I agree with you in the specific, although you certainly don't need to establish a blacklist in order to piss off broadcasters who operate in fear of the FCC 24/7. And that's just what the Right thrives on — fear.

        • Paul Wargelin says:

          John Mellencamp did make a stand and put his livelihood on the line with his version of the song "To Washington" from his 2003 album Trouble No More:So a new man in the White HouseWith a familiar nameSaid he had some fresh ideasBut it's worse now since he cameFrom Texas to WashingtonAnd he wants to fight with manyAnd he says it's not for oilHe sent out the National GuardTo police the worldFrom Baghdad to WashingtonMellencamp's views alientated many of his long-time fans, who voiced their anger and criticism on his website, and he found himself compared with Osama bin Laden on the radio.…I don't recall if the outrage against Mellencamp was as severe as what happened to the Dixie Chicks, but the executives of his–and the Dixie Chicks's–record label certainly weren't pleased with the song.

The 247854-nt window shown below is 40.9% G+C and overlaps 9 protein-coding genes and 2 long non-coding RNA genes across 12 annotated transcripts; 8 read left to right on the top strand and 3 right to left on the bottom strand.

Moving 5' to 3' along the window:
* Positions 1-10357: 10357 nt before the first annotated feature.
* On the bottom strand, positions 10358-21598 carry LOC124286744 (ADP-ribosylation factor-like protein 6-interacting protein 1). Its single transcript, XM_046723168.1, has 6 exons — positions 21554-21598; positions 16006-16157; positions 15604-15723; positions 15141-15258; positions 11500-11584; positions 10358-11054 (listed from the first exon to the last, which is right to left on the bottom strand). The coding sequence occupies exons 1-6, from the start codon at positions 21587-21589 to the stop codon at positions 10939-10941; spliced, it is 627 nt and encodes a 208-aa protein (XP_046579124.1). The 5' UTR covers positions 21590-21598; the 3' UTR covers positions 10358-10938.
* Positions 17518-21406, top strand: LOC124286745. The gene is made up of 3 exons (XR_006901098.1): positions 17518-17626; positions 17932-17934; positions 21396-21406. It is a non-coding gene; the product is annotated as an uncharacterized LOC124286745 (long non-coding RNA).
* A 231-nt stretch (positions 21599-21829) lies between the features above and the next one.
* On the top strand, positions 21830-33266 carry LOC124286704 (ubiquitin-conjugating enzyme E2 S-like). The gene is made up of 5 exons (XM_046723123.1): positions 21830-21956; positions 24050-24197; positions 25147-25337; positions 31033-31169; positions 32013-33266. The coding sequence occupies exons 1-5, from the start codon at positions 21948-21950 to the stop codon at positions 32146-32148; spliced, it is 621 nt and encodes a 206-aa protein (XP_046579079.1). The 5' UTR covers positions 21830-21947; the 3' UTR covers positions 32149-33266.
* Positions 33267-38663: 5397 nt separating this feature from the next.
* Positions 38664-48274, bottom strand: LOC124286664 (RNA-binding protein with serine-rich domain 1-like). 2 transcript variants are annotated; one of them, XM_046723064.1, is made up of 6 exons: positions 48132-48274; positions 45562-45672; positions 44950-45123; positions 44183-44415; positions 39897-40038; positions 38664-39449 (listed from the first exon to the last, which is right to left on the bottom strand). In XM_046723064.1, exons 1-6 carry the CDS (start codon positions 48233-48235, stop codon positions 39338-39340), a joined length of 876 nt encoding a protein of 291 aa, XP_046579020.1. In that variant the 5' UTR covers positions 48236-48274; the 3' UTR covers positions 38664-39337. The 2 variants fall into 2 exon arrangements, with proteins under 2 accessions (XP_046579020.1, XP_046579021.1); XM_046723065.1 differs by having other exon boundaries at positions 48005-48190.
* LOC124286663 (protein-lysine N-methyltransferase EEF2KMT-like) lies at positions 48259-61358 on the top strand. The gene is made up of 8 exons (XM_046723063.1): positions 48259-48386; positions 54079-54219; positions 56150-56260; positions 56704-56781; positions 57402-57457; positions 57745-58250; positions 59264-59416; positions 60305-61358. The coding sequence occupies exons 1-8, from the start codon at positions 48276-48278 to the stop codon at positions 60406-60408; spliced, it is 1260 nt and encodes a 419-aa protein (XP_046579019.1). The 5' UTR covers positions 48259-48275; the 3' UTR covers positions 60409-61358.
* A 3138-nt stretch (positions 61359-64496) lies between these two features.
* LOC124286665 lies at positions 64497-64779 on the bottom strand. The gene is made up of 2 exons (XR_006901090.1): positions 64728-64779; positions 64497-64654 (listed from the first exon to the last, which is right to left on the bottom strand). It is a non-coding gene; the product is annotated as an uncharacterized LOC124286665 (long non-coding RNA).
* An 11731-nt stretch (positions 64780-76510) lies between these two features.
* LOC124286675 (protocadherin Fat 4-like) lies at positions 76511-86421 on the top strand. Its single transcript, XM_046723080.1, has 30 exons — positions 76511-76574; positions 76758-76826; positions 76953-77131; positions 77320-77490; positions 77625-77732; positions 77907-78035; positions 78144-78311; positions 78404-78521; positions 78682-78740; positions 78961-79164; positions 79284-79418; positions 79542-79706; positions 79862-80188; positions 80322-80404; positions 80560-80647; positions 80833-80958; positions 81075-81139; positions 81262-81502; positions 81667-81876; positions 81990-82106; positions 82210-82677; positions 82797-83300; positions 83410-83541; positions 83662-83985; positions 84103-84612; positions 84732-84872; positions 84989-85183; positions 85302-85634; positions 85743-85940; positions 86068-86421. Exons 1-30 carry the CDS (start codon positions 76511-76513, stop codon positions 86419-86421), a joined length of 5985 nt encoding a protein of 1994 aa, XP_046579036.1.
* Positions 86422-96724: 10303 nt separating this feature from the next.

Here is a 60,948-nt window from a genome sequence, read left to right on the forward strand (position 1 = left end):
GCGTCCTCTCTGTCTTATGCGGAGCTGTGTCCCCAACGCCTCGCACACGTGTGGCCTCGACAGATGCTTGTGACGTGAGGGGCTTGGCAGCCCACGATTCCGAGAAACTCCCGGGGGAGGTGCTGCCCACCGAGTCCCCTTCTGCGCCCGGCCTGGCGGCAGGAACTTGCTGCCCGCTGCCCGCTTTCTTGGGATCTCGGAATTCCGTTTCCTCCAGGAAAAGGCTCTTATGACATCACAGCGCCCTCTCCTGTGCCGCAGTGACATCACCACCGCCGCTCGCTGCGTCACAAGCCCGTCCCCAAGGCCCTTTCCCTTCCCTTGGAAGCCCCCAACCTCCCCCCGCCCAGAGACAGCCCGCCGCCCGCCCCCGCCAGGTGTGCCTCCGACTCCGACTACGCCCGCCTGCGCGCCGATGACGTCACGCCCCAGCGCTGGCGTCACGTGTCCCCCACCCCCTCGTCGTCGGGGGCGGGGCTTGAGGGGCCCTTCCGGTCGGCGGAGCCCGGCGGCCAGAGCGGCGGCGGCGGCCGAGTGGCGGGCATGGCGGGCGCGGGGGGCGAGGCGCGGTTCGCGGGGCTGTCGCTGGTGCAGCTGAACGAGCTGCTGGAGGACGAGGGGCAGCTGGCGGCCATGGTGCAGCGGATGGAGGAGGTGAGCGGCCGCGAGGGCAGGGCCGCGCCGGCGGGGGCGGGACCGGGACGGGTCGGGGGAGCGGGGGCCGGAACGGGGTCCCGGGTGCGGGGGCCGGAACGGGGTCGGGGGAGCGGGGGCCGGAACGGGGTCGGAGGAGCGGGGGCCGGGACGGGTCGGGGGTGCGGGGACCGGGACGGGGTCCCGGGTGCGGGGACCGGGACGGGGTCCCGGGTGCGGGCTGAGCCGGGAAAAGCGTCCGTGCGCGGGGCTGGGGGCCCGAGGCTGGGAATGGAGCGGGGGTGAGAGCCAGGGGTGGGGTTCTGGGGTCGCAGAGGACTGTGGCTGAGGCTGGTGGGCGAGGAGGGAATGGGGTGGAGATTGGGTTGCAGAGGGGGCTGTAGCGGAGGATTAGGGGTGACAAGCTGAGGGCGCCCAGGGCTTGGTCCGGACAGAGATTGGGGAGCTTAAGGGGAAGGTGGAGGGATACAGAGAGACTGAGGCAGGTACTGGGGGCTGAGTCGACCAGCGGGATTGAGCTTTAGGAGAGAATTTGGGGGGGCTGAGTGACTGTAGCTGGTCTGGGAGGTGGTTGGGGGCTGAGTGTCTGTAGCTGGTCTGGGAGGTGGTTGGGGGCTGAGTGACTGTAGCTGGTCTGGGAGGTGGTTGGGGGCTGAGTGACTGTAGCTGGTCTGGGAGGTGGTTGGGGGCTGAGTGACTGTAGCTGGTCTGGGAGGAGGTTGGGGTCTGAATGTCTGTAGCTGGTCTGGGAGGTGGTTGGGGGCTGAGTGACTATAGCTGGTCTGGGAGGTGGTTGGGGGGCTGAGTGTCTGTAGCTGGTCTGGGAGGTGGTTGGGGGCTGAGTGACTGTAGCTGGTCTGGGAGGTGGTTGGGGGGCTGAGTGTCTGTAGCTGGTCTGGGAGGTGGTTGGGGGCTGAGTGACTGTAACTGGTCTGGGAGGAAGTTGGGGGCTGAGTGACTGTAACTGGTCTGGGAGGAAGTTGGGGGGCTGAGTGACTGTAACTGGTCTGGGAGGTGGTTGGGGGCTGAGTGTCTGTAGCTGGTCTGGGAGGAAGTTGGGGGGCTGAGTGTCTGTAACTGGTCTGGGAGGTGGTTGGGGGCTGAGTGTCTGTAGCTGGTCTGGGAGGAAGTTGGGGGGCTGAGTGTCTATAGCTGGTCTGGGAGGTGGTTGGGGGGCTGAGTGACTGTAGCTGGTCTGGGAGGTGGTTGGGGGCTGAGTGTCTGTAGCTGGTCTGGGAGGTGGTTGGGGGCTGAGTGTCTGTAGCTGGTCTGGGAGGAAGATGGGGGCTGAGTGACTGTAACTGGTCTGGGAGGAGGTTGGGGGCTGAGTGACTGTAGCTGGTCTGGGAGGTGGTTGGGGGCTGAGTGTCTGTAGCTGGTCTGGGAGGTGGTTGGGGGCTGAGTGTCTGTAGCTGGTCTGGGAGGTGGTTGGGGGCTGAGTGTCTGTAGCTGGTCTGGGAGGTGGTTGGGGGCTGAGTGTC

4. Martha Thomases says:

    You might also find this interesting:…My mom would say, "This is bad for the Jews."